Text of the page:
Pastor Brad wrote:
When you write "when your spirit leads your flesh" you mean, I believe, the new spirit that God has given you. No problem there. But when you write that "the Spirit of God testifies to the Father in the same way your spirit, leading your flesh, testifies to the Father" I am scratching my head here. If you are referring to Rom. 8:15, I understand you. But even there I think you'd have to suppose that the "spirit of adoption" refers not to the Holy Spirit but to your newly created spirit. (I believe it is a reference to the Holy Spirit.) If you are referring to 8:16, I do not.Here’s what I’m saying:
v. 16 reads “The Spirit himself bears witness with our spirit that we are children of God”. Well, bears witness to whom? To us? That doesn’t make sense – because we are the other witnesses. If I may take some interpretive liberty with the text, it is not saying “The Holy Spirit tells us as we bear witness that we are God’s children” but “we are one witness and the Holy Spirit is another witness that we are children of God.”
The Spirit (big “S”) is not testifying to our spirit (small “s”), but is testifying with our spirit. They are both making the same testimony – to whom?
That’s the question you have to answer.
Here is how I understand 8:16, and I believe that this is the most important part of our discussion:The new spirit Paul has already described in v. 9-11. The Spirit of New Life; the new creation in Christ, if I may grab a phrase from outside of this passage to underscore my point.
When Paul writes, "The Spirit Himself" I believe that he is referring to the Holy Spirit. (I think you agree.) Paul says the Spirit Himself bears witness with our spirit. You also write, If you are sons of God, you will be led by this new spirit in you. Which new spirit?
Do you mean to say that we will be led by our new nature? I believe that is true. However, verse 14 explicitly says, "For as many as are led by the Spirit of God", not by our "new spirit". When Paul speaks of sanctification in 1 Thess. 4:3-8, he ends by saying, "Therefore he who rejects this does not reject man, but God, who has also given us His Holy Spirit" (v. 8). Why did God give us His Holy Spirit? To justify and cleanse us. I do not believe that the Holy Spirit justifies us and then leaves it up to our new spirit to walk in sanctification.No, I don’t think that either, when you put it that way. I think that our new nature, the new creation in Christ, is of the same mind as Christ, the same mind as the Holy Spirit. I admit I’m having a little rational block tonight and can’t seem to say, “because it is the Holy Spirit,” because while I believe we are indwelled by the Holy Spirit, we still have our personal souls which are being sanctified.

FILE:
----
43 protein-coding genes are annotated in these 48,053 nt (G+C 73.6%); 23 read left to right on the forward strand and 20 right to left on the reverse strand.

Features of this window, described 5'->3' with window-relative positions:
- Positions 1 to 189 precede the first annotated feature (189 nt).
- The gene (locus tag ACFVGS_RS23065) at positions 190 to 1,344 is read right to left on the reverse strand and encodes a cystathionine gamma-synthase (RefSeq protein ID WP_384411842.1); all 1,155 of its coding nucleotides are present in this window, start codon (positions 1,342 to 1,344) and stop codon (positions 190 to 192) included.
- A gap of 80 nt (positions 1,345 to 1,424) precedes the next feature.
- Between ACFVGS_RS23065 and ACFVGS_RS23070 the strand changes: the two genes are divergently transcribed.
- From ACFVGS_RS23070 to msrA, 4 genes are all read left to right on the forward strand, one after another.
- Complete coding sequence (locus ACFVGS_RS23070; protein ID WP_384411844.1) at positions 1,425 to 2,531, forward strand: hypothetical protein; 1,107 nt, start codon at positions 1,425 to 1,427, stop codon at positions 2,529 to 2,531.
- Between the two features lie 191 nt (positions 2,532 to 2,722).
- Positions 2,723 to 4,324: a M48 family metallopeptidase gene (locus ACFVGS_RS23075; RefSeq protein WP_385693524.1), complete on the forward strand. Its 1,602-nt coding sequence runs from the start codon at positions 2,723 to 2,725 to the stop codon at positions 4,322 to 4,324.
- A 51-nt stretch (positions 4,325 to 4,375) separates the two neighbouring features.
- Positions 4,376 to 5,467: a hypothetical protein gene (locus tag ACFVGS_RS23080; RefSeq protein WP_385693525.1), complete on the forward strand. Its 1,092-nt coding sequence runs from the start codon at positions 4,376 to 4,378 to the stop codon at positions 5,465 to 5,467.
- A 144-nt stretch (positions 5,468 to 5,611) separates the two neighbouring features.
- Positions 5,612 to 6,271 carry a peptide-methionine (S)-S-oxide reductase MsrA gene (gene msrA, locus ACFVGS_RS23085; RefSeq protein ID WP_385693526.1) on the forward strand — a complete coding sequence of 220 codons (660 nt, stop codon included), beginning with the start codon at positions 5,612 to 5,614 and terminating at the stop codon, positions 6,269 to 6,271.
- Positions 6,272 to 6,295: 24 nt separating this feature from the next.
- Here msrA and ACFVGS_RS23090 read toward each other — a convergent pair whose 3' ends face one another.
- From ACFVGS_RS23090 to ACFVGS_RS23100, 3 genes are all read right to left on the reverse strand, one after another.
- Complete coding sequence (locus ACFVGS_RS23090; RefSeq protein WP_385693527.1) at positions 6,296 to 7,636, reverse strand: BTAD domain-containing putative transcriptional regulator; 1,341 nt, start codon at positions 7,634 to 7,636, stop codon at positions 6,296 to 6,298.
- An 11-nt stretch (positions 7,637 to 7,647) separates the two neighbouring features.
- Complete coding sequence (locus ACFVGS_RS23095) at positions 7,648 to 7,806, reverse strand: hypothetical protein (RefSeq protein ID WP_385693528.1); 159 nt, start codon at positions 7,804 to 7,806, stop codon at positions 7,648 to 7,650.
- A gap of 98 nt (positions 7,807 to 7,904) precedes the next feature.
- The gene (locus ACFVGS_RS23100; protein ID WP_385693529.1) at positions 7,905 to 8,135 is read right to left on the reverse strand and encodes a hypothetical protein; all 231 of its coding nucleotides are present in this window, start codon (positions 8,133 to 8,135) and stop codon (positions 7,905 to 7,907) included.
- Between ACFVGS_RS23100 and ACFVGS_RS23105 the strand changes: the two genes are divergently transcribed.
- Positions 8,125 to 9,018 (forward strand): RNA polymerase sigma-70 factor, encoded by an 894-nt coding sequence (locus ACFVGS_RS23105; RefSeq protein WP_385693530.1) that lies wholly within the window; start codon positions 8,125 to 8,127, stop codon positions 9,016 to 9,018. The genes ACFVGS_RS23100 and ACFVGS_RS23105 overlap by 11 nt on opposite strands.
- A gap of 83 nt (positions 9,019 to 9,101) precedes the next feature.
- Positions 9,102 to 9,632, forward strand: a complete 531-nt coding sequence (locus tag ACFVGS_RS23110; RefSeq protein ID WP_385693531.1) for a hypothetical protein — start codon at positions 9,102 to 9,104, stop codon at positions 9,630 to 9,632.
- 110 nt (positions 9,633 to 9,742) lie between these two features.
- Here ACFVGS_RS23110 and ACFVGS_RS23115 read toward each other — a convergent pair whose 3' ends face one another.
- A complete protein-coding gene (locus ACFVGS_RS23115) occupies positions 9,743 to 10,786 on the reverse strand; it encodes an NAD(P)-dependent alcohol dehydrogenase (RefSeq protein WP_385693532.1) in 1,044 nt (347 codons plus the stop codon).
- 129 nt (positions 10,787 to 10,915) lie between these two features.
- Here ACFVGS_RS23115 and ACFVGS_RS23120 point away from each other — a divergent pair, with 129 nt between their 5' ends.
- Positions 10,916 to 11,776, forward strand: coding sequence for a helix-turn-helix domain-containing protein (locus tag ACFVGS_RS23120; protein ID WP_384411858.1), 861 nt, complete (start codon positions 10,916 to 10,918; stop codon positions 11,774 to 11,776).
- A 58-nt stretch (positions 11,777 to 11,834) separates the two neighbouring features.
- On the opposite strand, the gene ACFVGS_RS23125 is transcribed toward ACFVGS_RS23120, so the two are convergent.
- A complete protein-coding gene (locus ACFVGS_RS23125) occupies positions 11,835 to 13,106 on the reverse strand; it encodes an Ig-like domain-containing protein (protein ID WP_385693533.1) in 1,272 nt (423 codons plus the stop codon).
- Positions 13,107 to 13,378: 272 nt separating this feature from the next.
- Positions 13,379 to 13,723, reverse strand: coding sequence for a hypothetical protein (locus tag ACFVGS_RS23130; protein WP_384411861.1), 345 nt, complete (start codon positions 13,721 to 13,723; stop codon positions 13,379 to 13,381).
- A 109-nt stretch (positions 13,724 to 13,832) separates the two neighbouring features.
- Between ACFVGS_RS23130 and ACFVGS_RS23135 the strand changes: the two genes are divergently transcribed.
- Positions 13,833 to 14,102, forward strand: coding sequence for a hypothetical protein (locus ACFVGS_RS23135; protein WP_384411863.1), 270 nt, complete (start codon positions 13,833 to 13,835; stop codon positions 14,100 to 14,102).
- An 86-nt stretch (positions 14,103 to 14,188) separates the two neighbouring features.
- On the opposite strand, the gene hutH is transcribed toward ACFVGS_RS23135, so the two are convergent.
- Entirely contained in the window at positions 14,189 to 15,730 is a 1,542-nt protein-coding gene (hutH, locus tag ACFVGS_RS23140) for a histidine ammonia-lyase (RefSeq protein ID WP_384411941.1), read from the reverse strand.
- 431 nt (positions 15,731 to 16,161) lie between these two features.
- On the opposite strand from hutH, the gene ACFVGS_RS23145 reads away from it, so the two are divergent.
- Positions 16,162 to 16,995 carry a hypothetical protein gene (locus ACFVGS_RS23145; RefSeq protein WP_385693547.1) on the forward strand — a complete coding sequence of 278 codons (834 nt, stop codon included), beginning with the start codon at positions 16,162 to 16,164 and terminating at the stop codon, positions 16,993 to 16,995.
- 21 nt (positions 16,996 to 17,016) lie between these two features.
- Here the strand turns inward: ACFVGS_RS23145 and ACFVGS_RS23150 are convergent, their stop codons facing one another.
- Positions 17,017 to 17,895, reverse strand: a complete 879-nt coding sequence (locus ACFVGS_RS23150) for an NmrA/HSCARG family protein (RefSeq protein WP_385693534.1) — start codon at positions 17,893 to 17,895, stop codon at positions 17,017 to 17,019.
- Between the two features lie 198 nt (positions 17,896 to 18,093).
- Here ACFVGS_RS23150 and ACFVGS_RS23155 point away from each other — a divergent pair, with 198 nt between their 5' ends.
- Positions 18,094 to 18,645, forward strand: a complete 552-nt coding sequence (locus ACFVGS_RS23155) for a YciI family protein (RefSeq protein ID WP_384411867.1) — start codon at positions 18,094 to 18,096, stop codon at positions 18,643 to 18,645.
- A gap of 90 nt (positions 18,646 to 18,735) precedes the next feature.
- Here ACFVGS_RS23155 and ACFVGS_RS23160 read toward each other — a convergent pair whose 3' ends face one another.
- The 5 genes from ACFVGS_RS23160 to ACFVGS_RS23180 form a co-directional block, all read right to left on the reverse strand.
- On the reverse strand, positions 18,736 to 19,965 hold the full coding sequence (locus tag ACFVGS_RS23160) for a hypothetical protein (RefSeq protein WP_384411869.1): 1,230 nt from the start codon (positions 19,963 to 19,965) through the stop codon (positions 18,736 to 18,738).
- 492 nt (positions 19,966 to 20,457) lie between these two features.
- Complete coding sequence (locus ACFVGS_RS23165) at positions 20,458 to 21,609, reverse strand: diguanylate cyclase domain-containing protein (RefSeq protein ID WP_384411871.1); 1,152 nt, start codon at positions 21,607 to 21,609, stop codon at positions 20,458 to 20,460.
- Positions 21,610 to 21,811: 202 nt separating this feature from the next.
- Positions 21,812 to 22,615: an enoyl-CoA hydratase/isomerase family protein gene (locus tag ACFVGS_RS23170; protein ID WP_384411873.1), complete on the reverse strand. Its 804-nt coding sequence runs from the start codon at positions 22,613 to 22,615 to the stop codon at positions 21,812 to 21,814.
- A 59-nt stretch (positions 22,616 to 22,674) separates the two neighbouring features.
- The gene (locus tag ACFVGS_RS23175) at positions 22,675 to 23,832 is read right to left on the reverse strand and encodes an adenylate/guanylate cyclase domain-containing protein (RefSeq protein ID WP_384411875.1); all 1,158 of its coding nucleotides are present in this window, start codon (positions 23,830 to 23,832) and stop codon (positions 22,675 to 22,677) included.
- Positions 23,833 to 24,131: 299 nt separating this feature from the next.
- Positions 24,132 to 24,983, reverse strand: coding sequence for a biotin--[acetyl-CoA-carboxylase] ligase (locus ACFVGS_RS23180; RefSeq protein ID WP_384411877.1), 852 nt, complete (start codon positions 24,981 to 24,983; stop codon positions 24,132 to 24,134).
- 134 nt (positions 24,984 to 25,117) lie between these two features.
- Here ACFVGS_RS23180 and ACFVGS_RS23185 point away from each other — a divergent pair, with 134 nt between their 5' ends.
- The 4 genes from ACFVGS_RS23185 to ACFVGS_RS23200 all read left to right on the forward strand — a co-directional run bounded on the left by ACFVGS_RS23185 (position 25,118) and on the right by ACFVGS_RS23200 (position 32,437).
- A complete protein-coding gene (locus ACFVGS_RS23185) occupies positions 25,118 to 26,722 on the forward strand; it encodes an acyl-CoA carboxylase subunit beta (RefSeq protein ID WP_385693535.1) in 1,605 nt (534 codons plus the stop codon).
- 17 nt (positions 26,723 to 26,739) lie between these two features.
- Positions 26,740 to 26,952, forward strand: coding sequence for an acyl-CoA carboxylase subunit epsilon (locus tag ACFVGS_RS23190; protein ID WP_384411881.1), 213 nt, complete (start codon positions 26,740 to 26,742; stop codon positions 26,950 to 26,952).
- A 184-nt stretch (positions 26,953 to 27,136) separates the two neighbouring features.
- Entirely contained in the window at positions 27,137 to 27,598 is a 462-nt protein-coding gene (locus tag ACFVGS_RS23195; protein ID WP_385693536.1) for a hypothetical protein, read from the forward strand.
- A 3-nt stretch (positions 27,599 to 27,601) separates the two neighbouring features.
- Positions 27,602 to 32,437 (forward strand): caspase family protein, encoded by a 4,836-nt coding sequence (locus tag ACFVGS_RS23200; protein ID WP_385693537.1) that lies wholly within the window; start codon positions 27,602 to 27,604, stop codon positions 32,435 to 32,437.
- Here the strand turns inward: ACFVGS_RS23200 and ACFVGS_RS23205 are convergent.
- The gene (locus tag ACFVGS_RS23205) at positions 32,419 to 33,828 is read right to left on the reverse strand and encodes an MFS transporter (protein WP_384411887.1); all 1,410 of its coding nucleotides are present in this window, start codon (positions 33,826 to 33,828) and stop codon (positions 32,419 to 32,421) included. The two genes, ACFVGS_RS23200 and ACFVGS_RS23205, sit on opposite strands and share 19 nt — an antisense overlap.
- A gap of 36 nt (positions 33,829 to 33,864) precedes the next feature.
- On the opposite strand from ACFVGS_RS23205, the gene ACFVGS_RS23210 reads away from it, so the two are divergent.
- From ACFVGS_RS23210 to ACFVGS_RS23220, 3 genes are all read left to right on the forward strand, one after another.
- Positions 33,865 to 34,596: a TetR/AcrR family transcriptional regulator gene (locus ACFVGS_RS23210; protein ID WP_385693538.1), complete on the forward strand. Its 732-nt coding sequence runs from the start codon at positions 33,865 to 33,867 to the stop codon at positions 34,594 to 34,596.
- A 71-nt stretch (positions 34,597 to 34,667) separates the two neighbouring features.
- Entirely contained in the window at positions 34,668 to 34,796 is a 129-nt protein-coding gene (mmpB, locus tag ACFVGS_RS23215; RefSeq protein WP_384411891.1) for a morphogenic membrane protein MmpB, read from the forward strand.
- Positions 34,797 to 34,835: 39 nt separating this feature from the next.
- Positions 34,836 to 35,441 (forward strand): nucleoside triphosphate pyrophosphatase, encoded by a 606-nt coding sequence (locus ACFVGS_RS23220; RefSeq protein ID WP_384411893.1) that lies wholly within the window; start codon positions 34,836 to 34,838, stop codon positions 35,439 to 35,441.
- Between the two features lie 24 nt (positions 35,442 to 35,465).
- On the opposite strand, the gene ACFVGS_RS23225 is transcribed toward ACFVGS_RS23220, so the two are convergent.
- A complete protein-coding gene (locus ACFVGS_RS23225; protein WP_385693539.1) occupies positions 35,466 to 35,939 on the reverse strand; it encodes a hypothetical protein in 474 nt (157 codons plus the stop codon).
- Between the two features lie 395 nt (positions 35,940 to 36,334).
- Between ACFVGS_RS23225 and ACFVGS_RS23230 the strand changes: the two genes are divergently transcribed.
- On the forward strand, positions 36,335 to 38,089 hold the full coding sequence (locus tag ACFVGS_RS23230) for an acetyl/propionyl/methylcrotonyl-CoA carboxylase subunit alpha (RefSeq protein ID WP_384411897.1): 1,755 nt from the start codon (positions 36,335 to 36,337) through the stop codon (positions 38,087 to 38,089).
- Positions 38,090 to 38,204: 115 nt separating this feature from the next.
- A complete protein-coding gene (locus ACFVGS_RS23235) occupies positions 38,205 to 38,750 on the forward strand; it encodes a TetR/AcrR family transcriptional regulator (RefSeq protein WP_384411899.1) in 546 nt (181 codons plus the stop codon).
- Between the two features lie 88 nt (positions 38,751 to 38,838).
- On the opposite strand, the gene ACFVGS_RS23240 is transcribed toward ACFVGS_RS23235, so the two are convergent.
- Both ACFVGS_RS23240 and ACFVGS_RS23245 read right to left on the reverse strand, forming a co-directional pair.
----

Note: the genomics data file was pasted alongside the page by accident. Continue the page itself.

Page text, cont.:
I have a gap in my argument. So the beating I was looking forward to giving you will have to be postponed until I can overcome that.
How, then, is one "led by" the Holy Spirit? How are we even led to do good works? I believe that the Holy Spirit does, in a mysterious way, bear witness to use through the mediums that I listed above. It is this witness that gives me the assurance of salvation, not the reflection upon the deeds that I have done.I think I also have an allergy for the phrase “led by the Holy Spirit”. I think it somehow says the right thing the wrong way, but I don’t have it worked out tonight.
If I am wrong about this, I implore others to help me see my error. I am, after all, a pastor. So far, Centuri0n, I do not know what you are really saying about how one gains assurance of salvation. We have agreed that regeneration is a revelation, why then does God not continue this witness throughout our sojourn here in this flesh?
So you’re going to be able to preach on Sunday, but put your people on notice that after Sunday you may receive a theological thrashing that will change you in a significant way. Perhaps requiring rebaptism or rehabilitation.